It was super interesting to hear Colin Greenwood from Radiohead talk about how they work. He played us a bunch of unreleased versions of some of their well know tracks and described their creation process.
They have spent a lot of time setting up a studio that's perfect for jamming in. All the band members are able to take the stuff they've played, sample it, re-use and play around with live. Colin showed us some video's of them jamming and the setup looked really messy but conducive for making their music.
It's a way of working that every consultant and their uncle is currently implementing in tons of workplaces right now and I have mixed feelings about just how well it works in most companies. Radiohead and other musicians, designers, photographers are able to work in this way because they don't have anyone to please but themselves a lot of the time. I'd like to get better at this way of working. I have a bunch of long term projects, but I don't want to wait ages before making stuff public. One of the best things I've learnt putting my recent photographic exhibition on is the power of making your stuff public. The conversations I've had with people have been priceless as far as my learning and development of the Beyond Work project and my photographic practice goes.
The exhibition and all my photographic adventures feels a lot like Radioheads jamming sessions right now. Lots to learn.
Read the rest of the series here.
It's pretty good timing for this post because I've just done something. I launched my first ever photographic exhibition on Thursday night. It felt both exciting and also like an out of body experience. There's a 64 foot long wall covered in my photographs and people are looking at them, in the flesh, not on a screen. Nervousness and the usual imposter syndrome aside, it's amazing to have done this. I feel super proud of myself.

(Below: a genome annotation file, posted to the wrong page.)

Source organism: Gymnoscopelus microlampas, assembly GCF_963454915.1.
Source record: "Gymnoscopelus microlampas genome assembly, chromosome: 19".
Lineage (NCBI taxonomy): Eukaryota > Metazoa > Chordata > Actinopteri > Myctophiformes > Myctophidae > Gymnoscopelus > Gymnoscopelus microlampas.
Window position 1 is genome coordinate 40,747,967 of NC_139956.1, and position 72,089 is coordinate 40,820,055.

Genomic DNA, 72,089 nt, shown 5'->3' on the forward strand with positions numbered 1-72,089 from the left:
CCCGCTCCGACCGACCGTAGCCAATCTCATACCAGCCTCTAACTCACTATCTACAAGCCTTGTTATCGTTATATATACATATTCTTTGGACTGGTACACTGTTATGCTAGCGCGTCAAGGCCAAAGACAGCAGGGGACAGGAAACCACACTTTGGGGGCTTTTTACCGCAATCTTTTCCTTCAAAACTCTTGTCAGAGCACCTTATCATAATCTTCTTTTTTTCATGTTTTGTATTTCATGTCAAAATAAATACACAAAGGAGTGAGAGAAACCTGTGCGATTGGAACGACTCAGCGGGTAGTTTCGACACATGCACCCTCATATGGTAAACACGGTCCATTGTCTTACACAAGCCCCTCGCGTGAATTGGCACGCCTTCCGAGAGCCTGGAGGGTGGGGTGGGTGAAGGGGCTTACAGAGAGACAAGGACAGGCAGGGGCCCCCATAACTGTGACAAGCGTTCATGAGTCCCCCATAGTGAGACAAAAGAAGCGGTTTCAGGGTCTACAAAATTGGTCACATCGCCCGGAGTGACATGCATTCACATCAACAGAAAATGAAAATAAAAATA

I actually don't talk that much about being a photographer to most people. I do with friends, family and people involved in my projects. I'm not going to talk about here apart from to say it's always been something I've done, since my childhood, running the school dark room. It's only been in the last two years that I've gone from taking photographs to working on proper projects. I've been hugely inspired by Jim Stephenson and the Miniclick group in Brighton. If you want to meet someone that is a doer not just a talker, Jim is your man.
With any idea or project, the thing that matters is doing. But doing takes many forms. I see many companies talking about the stuff they do, painting a picture of near perfection, expertise and purpose. I stopped running People who do because what we talked about doing wasn't what we actually did some of the time. We offered culture change, retreats, productivity and lots in between, yet, we couldn't really help ourselves with that stuff. It felt like the classic unhealthy doctor syndrome.
I'm really intrigued, were we alone in this, how many companies struggle with taking their own medicine? How many consultants are out there advising clients, but not using that advice themselves? How much does it matter?
I'm glad I took some of the medicine I'd been offering to clients. It's led to some things ending and lots of amazing things starting. It led to me going to the Do Lectures. It led to me doing loads of things I'm a little fearful of.
What stuff have you been talking about for a while and might need to pay more attention to, reconnect with or start?